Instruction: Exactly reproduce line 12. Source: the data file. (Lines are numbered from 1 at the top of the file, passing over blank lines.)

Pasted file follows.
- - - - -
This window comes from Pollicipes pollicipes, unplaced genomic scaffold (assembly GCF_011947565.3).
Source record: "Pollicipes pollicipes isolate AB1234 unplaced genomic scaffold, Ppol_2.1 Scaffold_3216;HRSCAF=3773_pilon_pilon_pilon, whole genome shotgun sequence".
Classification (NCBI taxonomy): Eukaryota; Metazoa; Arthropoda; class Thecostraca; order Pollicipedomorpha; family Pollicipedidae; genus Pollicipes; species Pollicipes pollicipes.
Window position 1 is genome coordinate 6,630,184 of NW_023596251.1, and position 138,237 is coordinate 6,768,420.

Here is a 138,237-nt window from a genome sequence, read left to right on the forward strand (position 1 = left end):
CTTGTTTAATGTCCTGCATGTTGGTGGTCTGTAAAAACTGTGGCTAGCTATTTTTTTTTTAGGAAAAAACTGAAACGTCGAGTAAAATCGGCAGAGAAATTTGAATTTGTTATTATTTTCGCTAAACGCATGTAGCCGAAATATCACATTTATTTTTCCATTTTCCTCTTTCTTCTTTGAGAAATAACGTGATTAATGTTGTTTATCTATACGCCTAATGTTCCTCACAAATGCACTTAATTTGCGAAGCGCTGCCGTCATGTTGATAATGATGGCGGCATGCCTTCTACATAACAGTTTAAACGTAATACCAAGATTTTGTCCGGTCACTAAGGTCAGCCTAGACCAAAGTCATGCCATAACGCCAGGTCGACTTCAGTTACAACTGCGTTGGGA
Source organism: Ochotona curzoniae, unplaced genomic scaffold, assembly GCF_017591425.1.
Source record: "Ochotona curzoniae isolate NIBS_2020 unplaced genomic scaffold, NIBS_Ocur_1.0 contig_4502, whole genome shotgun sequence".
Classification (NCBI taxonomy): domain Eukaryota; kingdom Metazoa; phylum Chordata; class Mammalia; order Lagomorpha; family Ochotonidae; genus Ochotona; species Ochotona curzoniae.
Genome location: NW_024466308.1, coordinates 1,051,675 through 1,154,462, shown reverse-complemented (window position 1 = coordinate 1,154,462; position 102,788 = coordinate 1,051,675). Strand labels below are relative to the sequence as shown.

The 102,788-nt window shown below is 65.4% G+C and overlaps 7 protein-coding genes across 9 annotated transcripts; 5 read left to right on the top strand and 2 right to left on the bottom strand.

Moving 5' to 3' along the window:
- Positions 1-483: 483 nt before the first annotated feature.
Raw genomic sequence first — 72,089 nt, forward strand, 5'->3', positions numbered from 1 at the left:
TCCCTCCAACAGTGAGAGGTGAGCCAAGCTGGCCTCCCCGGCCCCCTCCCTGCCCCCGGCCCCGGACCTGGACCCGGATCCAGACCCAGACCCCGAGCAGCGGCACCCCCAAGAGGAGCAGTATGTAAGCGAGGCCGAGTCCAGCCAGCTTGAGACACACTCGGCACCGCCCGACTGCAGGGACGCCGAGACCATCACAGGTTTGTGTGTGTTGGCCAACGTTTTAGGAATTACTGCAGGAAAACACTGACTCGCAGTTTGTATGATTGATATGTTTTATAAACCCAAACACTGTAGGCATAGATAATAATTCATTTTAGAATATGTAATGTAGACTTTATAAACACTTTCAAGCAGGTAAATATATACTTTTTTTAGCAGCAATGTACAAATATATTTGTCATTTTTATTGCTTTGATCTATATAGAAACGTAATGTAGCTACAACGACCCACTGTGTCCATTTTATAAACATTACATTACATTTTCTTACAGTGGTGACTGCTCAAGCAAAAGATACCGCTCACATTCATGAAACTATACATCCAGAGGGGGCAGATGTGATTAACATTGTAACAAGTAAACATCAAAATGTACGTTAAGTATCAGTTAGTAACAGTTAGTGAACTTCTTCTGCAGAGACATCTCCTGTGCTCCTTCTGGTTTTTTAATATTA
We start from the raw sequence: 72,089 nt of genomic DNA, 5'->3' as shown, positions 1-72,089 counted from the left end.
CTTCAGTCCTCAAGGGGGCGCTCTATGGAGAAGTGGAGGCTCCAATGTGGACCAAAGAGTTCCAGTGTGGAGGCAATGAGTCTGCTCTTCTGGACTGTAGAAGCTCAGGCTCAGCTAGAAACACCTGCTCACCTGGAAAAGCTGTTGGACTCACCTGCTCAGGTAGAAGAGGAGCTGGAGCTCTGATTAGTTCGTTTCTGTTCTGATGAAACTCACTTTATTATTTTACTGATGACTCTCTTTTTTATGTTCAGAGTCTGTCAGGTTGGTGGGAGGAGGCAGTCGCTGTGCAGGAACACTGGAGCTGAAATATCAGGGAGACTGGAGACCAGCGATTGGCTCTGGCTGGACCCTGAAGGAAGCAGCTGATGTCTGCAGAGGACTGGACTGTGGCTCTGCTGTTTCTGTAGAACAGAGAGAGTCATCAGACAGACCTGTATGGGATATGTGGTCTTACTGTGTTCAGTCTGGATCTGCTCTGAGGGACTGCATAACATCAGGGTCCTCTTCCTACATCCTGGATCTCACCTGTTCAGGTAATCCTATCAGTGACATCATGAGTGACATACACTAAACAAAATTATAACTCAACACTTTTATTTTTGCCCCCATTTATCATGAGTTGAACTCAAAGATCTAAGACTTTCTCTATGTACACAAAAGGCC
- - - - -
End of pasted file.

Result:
Moving 5' to 3' along the window: